He also pointed out at the CAAR meeting that the Federal Reserve always waits until after an election to raise rates because they don’t want to affect the outcome of the election. But Yun predicts that the mortgage rate will be more affected by inflation in 2017 and 2018, rather than by actions of the Federal Reserve. His economic forecast is that the economy will continue to be subpar, but may be affected by whoever is elected for President of the United States. He predicts that growth of the GDP will be 1.6%.

Yun - Economic Forecast
By Lawrence Yun

His housing forecast is as follows.


Yun - Housing Forecast
By Lawrence Yun


Charlottesville Home Inspectors

Charlottesville Home InspectorVirginia is a caveat emptor (buyer beware) state, so we encourage all of our buyers to do their due diligence as a contingency in their purchase contract. One of the most common inspections is the home inspection. We thought it would be of interest to run a series on the various home inspectors in the area, so that when the time comes, you will easily be able to select the inspector that meets your needs and you feel the most comfortable with. This quarter we are introducing Jim Quisenberry of Cavalier Home Inspections located in Charlottesville.

1. What is your background as it relates to conducting home inspections?

I spent 30 years in the building supply and lumber business as well as I built my own home.

2. How long have you been inspecting homes?

I have been inspecting homes for the last 11 years have done approx 2700 inspections.

3. What is the most common problem you see around Charlottesville when conducting home inspections?

The most common things we see are safety issues, maintenance issues and water intrusion issues.Examples: Smoke detectors not working, Filters not being changed regularly or no service on heating and cooling systems. The water intrusion issues are generally landscaping problems or gutters not working.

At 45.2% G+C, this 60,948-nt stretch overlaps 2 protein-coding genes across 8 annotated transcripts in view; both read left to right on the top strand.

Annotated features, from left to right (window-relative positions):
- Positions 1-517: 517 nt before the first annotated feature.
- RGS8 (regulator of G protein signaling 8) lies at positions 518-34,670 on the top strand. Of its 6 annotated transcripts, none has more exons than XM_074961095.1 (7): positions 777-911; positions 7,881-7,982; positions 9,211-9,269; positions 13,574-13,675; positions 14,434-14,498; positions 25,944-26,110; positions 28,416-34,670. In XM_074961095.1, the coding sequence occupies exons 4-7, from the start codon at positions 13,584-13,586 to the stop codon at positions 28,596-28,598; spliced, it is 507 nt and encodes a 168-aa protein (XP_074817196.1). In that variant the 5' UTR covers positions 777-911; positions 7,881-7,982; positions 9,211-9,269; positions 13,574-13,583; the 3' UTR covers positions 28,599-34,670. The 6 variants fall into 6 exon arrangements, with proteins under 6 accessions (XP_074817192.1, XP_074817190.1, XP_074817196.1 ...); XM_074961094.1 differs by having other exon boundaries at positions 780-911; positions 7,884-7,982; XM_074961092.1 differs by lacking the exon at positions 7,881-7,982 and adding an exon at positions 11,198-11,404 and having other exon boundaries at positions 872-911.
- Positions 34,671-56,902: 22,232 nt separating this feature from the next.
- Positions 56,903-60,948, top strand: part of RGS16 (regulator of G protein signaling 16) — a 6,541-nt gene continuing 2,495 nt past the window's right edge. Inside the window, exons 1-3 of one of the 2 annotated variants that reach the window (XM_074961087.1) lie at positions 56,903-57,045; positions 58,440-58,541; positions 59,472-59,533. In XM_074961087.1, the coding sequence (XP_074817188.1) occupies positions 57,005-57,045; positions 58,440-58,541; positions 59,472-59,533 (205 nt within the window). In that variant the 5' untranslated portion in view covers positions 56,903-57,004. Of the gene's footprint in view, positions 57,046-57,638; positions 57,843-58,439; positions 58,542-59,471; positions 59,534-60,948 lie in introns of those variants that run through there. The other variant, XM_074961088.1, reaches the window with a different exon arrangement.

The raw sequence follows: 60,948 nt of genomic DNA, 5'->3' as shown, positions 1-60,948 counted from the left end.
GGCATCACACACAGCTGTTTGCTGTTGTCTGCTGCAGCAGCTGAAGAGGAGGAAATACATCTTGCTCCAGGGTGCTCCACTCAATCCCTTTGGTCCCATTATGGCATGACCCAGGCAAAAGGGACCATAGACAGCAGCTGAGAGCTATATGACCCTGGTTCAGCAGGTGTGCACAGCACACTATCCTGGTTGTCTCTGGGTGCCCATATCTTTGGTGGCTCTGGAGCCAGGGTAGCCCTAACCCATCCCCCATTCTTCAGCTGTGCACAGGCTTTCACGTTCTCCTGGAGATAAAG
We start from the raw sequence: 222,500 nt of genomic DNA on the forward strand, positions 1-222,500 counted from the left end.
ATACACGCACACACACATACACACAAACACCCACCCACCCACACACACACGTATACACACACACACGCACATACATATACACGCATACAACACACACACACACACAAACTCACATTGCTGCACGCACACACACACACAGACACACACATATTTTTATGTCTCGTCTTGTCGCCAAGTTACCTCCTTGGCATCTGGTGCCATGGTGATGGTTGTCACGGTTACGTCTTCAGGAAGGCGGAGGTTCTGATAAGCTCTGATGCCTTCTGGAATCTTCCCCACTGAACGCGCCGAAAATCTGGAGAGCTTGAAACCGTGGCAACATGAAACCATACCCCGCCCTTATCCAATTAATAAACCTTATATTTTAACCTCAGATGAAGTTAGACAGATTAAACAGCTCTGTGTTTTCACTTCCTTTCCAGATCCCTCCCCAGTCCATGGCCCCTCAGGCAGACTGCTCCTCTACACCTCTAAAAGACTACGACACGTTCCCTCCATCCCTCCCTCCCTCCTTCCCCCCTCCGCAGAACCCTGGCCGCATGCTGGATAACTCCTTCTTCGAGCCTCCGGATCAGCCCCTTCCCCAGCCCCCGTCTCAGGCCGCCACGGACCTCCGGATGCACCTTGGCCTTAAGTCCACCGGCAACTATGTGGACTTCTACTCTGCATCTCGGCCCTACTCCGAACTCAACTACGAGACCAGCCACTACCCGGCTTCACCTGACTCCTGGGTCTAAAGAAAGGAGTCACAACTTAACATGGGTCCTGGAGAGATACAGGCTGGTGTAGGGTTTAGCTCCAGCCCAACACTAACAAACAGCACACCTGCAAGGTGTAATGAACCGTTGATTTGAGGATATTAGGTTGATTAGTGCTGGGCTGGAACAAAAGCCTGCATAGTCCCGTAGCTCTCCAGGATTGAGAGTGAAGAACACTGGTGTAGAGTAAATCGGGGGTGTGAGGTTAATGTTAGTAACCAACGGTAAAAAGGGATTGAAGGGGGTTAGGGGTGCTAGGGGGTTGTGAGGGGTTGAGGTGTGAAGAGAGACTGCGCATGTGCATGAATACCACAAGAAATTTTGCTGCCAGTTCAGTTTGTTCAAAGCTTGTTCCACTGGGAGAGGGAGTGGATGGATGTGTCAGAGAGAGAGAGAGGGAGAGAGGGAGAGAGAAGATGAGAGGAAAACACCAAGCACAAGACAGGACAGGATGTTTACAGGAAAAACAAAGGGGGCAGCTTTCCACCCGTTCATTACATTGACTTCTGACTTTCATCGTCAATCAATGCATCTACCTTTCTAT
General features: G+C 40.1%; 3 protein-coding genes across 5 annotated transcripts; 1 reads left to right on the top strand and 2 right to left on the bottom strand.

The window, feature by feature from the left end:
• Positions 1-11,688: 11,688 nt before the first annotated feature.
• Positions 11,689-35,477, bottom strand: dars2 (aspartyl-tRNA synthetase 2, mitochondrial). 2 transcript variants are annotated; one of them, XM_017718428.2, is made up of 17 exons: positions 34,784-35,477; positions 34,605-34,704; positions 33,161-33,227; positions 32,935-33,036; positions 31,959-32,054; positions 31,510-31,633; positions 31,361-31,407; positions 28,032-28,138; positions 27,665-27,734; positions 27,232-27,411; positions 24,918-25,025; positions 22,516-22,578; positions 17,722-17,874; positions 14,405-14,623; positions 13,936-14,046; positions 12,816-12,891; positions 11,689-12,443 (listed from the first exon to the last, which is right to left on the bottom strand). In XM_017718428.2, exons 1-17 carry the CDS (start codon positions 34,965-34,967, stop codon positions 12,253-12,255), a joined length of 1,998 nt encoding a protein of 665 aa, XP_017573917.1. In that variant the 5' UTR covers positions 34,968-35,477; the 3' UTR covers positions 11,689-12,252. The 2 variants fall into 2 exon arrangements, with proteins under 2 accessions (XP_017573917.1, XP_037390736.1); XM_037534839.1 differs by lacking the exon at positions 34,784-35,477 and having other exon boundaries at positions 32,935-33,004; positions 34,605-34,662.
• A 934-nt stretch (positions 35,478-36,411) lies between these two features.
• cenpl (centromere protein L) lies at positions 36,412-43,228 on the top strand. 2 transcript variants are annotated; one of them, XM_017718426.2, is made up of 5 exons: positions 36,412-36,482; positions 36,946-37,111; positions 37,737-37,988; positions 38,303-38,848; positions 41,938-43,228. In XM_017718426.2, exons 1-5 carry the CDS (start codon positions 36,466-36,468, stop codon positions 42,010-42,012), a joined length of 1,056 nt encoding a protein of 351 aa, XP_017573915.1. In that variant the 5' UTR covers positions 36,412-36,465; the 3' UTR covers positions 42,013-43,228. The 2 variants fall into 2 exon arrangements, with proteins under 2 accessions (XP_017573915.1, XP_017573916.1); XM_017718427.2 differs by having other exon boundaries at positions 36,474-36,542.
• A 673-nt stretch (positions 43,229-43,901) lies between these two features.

4. What are the three things that you would suggest all homeowners to do to keep their home in good shape?

Have HVAC systems serviced. Keep the landscaping and trees trimmed off of the house and perform general maintenance.

5. What areas do you cover? Do you have any specialties?
The area I cover is where ever I’m needed. I have done inspections in as far away as Culpeper, Staunton, Amherst and Goochland.

House Payment with an Adjustable Rate Comparison

If you have a high house payment, that doesn’t mean your home is more valuable, it may indicate that your mortgage rate is higher than it has to be.

Although fixed rates are currently low, you might consider looking into an adjustable rate mortgage.  Depending on how long you plan to own your home, an ARM may provide the lowest cost of ownership. 

There are different types of ARMs. One type, an FHA ARM, features a maximum rate change of 1% during one period and the maximum lifetime cap of 5% over the initial rate.

The chart below shows an example of a 30 year mortgage with a five year fixed rate that can adjust every one year after that, based on independent indexes.  The payment on the adjustable is $153.48 lower for the first five years/60 payments.  The lower interest rate loans amortize faster than higher interest rate loans.  The ARM in the example below has a lower unpaid balance of $4,239 at the end of the first five years.

At the end of the first period, the total savings on the ARM is $13,477.  The breakeven point for this loan would be 8.5 years. If the borrow felt they would sell the home prior to this point, the housing cost for this ARM would be lower, even if the mortgage rate increased to the maximum level at each adjustment period.